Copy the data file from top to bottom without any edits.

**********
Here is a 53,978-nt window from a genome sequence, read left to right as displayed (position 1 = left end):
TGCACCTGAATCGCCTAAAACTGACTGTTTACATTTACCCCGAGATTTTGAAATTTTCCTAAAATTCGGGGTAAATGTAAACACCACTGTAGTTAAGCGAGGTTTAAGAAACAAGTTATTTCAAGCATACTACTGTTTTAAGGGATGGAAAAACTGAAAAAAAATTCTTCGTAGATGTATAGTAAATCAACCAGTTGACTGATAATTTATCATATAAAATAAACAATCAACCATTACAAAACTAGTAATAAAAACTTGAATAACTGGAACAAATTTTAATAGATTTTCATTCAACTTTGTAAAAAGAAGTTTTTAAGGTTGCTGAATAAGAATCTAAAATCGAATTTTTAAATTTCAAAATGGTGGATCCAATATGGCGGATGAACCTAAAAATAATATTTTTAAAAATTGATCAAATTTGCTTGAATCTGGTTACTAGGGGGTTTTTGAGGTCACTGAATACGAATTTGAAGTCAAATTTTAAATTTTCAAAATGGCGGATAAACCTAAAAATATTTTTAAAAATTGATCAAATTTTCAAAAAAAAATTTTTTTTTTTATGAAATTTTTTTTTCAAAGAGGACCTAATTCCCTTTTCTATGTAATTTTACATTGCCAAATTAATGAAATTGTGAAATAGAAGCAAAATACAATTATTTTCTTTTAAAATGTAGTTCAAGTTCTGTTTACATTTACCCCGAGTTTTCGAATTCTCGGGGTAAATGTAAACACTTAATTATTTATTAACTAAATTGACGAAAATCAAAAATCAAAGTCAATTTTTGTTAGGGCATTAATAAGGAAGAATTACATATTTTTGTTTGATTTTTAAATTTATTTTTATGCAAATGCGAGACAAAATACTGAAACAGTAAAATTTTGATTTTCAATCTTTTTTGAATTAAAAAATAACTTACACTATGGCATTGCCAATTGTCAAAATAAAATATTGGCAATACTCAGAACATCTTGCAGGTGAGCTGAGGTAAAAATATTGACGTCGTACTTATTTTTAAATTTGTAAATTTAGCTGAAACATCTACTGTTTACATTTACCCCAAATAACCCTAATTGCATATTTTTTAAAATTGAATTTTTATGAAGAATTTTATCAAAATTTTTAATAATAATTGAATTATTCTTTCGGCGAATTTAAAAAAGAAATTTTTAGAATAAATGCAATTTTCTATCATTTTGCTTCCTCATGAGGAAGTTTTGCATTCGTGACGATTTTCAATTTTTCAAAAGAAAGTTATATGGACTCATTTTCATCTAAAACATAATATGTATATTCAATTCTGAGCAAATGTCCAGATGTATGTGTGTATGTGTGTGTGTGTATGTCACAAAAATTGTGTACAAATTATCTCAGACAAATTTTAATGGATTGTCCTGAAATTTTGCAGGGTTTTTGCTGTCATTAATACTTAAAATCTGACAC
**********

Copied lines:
Here is a 53,978-nt window from a genome sequence, read left to right as displayed (position 1 = left end):
TGCACCTGAATCGCCTAAAACTGACTGTTTACATTTACCCCGAGATTTTGAAATTTTCCTAAAATTCGGGGTAAATGTAAACACCACTGTAGTTAAGCGAGGTTTAAGAAACAAGTTATTTCAAGCATACTACTGTTTTAAGGGATGGAAAAACTGAAAAAAAATTCTTCGTAGATGTATAGTAAATCAACCAGTTGACTGATAATTTATCATATAAAATAAACAATCAACCATTACAAAACTAGTAATAAAAACTTGAATAACTGGAACAAATTTTAATAGATTTTCATTCAACTTTGTAAAAAGAAGTTTTTAAGGTTGCTGAATAAGAATCTAAAATCGAATTTTTAAATTTCAAAATGGTGGATCCAATATGGCGGATGAACCTAAAAATAATATTTTTAAAAATTGATCAAATTTGCTTGAATCTGGTTACTAGGGGGTTTTTGAGGTCACTGAATACGAATTTGAAGTCAAATTTTAAATTTTCAAAATGGCGGATAAACCTAAAAATATTTTTAAAAATTGATCAAATTTTCAAAAAAAAATTTTTTTTTTTATGAAATTTTTTTTTCAAAGAGGACCTAATTCCCTTTTCTATGTAATTTTACATTGCCAAATTAATGAAATTGTGAAATAGAAGCAAAATACAATTATTTTCTTTTAAAATGTAGTTCAAGTTCTGTTTACATTTACCCCGAGTTTTCGAATTCTCGGGGTAAATGTAAACACTTAATTATTTATTAACTAAATTGACGAAAATCAAAAATCAAAGTCAATTTTTGTTAGGGCATTAATAAGGAAGAATTACATATTTTTGTTTGATTTTTAAATTTATTTTTATGCAAATGCGAGACAAAATACTGAAACAGTAAAATTTTGATTTTCAATCTTTTTTGAATTAAAAAATAACTTACACTATGGCATTGCCAATTGTCAAAATAAAATATTGGCAATACTCAGAACATCTTGCAGGTGAGCTGAGGTAAAAATATTGACGTCGTACTTATTTTTAAATTTGTAAATTTAGCTGAAACATCTACTGTTTACATTTACCCCAAATAACCCTAATTGCATATTTTTTAAAATTGAATTTTTATGAAGAATTTTATCAAAATTTTTAATAATAATTGAATTATTCTTTCGGCGAATTTAAAAAAGAAATTTTTAGAATAAATGCAATTTTCTATCATTTTGCTTCCTCATGAGGAAGTTTTGCATTCGTGACGATTTTCAATTTTTCAAAAGAAAGTTATATGGACTCATTTTCATCTAAAACATAATATGTATATTCAATTCTGAGCAAATGTCCAGATGTATGTGTGTATGTGTGTGTGTGTATGTCACAAAAATTGTGTACAAATTATCTCAGACAAATTTTAATGGATTGTCCTGAAATTTTGCAGGGTTTTTGCTGTCATTAATACTTAAAATCTGACAC